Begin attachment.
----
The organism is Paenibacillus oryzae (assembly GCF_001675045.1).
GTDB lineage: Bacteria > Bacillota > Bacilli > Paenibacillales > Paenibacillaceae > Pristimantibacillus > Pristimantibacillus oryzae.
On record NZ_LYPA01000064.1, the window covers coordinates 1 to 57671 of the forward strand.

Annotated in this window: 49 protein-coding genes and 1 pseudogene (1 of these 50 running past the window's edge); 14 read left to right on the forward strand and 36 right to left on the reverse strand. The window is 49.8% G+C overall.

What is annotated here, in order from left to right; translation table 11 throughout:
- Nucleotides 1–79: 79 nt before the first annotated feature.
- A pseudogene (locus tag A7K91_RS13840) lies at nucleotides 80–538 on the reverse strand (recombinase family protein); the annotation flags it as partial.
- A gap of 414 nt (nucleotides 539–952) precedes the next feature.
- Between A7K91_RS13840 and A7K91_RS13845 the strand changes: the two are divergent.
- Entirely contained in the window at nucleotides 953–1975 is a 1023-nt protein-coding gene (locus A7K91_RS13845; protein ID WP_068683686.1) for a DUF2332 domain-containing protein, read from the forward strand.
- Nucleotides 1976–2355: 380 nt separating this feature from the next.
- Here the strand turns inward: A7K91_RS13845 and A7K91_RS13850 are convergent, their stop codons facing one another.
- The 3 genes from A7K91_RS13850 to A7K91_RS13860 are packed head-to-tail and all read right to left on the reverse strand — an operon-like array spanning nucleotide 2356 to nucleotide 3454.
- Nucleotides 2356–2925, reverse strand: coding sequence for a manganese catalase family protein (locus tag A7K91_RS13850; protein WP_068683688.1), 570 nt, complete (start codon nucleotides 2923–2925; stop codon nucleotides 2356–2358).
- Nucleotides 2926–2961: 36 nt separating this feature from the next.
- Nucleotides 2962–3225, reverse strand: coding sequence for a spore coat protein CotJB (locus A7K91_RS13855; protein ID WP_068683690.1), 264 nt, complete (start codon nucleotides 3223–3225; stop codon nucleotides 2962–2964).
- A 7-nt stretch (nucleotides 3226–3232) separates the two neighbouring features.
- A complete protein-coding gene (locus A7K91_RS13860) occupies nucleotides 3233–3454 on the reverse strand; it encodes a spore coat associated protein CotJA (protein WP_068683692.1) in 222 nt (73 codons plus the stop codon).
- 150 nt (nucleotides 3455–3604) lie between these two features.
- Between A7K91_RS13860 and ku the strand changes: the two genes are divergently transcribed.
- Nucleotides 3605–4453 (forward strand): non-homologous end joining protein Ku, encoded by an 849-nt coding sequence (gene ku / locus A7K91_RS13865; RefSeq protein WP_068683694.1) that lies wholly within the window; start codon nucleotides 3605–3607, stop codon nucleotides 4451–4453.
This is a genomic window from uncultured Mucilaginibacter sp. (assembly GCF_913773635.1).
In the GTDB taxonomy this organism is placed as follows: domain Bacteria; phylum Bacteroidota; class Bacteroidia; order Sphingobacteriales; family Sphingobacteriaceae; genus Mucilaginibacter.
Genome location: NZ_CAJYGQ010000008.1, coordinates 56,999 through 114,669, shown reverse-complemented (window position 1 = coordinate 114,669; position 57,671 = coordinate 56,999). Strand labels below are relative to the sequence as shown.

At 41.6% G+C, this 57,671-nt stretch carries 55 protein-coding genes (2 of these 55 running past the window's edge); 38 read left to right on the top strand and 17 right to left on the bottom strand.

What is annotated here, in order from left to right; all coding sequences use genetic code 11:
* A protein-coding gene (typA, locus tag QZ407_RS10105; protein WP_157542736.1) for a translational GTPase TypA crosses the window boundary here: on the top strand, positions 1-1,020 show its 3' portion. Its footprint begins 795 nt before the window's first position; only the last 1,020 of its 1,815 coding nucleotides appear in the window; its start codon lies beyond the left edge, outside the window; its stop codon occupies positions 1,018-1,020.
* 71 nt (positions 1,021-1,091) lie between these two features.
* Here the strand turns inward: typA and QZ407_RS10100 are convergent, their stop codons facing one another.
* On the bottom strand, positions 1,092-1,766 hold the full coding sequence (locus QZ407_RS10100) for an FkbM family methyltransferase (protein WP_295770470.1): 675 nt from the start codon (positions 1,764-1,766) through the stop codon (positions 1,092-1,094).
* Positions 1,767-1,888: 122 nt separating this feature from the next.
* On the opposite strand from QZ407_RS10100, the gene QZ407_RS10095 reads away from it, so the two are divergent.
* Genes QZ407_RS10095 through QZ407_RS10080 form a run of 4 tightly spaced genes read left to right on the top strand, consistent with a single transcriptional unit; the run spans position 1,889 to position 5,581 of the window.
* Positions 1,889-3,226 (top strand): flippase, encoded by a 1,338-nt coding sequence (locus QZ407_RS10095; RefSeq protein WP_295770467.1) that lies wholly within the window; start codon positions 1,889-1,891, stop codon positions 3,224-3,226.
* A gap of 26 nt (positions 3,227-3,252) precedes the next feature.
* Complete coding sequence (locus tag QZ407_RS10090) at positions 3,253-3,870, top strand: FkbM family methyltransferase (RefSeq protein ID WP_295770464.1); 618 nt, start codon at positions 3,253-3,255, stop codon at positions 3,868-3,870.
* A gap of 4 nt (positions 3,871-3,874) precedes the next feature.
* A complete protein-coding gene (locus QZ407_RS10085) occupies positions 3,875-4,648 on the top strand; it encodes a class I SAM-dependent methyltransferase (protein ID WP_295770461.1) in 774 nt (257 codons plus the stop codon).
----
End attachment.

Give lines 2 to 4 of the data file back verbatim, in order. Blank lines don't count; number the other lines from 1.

GTDB lineage: Bacteria > Bacillota > Bacilli > Paenibacillales > Paenibacillaceae > Pristimantibacillus > Pristimantibacillus oryzae.
On record NZ_LYPA01000064.1, the window covers coordinates 1 to 57671 of the forward strand.

Annotated in this window: 49 protein-coding genes and 1 pseudogene (1 of these 50 running past the window's edge); 14 read left to right on the forward strand and 36 right to left on the reverse strand. The window is 49.8% G+C overall.